Interesting Question for George Manning about Cockroaches
Here was an interesting question:
If you look at animals such as shrimp, lobsters, crayfish, crabs, scorpions, cockroaches, etc they are all cousins to each other in the animal kingdom. I can look at all of these animals and not think much of them. But why is it that when I see a cockroach, just the sight of one wants to make me vomit? Those things are so disgusting... even though they are harmless and do not bite or attack humans (unlike their cousins, they are actually more scared of us than we are of them) But the roach just gives me a disgusted feeling of utter revulsion and goosebumps all over my body. Any clues as to why this is? Could it be that a cockroach is linked to poor hygiene?
You are asking an interesting question. I will draw from my own observations. Have you ever watched a Praying(Preying)Mantis turn its head to follow your movements, while the rest of the body remained motionless? As a youngster, I did get an eerie feeling that the critter was watching my every movement---almost human-like behavior to me. The cockroach will also watch you in certain instances, in the same way moving its head to follow your movement. Of course, with a sudden quick move, you'll cause the critter to run. Since they appear as if from nowhere, one can get the feeling that roaches, as invaders, hold some power over one, since they come and go as they like. When you look for them, they may be displaying their antennae only, waving, to and fro, as the rest of the body remains hidden in a crack or crevice. The mere fact that they can multiply in increasing numbers, partake of your food supply, defecate anywhere, can gross someone out. How about their ability to be a vector of microscopic disease organisms? I once visited a Florida trailer park. I noticed that all the children living in one particular trailer home were without eyelashes, and eyebrows; entering the home, pushing open the screen door, caused thousands of roaches to move out of the way. I soon discovered that every conceivable crack, crevice, and void was occupied by roaches. The ones on the floor were not able to hide since all areas were already occupied by their fellow roaches. With that, I knew that the roaches had eaten the lashes and eye brows of the children living in that trailer. I hope to not have contributed to further "creep-out", but you just set me up to write this. thanks to you, it will now be available for the World to read. If I can be of any positive help, please let me know.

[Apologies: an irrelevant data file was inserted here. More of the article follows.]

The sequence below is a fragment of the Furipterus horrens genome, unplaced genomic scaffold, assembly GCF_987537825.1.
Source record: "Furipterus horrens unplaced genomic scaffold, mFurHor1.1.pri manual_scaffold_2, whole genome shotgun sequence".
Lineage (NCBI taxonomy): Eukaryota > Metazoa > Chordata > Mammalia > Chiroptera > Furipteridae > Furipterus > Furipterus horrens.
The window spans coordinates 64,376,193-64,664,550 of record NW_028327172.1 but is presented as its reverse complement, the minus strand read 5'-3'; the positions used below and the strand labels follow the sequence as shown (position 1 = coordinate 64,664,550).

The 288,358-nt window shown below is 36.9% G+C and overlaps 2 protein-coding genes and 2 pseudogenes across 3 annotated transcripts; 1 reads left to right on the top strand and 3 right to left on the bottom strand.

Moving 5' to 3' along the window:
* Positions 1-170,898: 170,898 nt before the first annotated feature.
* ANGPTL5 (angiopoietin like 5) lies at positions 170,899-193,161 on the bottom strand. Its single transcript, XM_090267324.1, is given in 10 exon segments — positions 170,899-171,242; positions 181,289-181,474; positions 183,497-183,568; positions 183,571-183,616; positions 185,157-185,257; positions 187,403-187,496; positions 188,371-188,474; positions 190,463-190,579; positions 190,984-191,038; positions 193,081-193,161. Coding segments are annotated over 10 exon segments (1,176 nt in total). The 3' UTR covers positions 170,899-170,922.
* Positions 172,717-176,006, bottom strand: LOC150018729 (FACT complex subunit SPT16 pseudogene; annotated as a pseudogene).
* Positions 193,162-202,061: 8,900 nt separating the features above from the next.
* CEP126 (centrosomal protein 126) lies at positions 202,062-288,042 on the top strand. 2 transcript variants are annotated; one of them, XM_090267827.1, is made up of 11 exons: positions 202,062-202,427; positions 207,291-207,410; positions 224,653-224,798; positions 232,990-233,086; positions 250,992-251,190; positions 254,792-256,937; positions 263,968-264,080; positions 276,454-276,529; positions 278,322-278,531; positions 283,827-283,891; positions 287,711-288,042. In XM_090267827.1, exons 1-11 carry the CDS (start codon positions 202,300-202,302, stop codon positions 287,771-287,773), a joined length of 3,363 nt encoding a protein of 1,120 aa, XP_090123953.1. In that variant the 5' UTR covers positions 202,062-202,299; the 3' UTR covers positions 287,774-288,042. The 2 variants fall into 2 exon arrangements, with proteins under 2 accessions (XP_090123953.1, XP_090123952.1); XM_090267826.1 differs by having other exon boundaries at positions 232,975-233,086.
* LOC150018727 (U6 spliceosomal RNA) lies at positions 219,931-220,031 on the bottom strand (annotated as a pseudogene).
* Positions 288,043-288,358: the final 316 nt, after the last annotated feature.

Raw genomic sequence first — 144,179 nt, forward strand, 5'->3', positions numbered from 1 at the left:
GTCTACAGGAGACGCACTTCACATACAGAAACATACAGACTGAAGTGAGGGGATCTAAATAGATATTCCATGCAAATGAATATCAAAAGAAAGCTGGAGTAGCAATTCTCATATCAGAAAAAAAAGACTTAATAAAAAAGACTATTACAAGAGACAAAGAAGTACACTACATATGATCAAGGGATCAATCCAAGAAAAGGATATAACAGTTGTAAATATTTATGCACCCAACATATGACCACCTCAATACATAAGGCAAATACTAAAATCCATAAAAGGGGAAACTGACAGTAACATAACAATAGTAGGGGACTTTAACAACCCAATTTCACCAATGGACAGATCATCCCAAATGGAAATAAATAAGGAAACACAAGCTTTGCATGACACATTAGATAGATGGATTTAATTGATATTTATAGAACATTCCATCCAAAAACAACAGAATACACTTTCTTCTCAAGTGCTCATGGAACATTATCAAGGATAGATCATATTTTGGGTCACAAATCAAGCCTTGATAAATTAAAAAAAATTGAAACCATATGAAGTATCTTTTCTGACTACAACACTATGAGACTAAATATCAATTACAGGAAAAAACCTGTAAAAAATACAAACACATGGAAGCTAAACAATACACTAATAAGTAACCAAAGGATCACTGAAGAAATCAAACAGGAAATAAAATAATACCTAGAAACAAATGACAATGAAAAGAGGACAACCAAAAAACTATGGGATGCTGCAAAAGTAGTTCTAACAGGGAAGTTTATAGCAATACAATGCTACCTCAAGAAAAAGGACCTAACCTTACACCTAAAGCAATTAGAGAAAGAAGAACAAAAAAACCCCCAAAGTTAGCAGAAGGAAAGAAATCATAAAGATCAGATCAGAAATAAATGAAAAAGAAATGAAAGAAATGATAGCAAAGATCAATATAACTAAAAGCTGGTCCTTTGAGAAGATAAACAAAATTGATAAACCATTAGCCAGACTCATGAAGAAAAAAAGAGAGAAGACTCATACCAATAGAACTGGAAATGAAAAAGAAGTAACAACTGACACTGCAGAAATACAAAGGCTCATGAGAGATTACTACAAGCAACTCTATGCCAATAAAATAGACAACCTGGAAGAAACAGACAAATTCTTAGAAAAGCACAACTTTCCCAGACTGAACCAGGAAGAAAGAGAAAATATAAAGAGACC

Best wishes, George Manning
American Pest Solutions